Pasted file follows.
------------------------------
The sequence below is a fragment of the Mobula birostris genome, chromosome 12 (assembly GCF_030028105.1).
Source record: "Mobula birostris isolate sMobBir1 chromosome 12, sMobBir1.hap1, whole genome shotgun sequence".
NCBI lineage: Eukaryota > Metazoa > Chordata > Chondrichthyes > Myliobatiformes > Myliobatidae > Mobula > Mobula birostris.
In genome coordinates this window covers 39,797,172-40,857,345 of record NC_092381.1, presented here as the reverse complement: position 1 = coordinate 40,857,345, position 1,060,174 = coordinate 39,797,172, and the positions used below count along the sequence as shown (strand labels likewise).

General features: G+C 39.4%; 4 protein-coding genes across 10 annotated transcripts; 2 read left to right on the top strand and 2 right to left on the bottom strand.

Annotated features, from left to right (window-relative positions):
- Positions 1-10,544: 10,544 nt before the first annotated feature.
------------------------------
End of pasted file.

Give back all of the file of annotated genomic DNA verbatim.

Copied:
The sequence below is a fragment of the Mobula birostris genome, chromosome 12 (assembly GCF_030028105.1).
Source record: "Mobula birostris isolate sMobBir1 chromosome 12, sMobBir1.hap1, whole genome shotgun sequence".
NCBI lineage: Eukaryota > Metazoa > Chordata > Chondrichthyes > Myliobatiformes > Myliobatidae > Mobula > Mobula birostris.
In genome coordinates this window covers 39,797,172-40,857,345 of record NC_092381.1, presented here as the reverse complement: position 1 = coordinate 40,857,345, position 1,060,174 = coordinate 39,797,172, and the positions used below count along the sequence as shown (strand labels likewise).

General features: G+C 39.4%; 4 protein-coding genes across 10 annotated transcripts; 2 read left to right on the top strand and 2 right to left on the bottom strand.

Annotated features, from left to right (window-relative positions):
- Positions 1-10,544: 10,544 nt before the first annotated feature.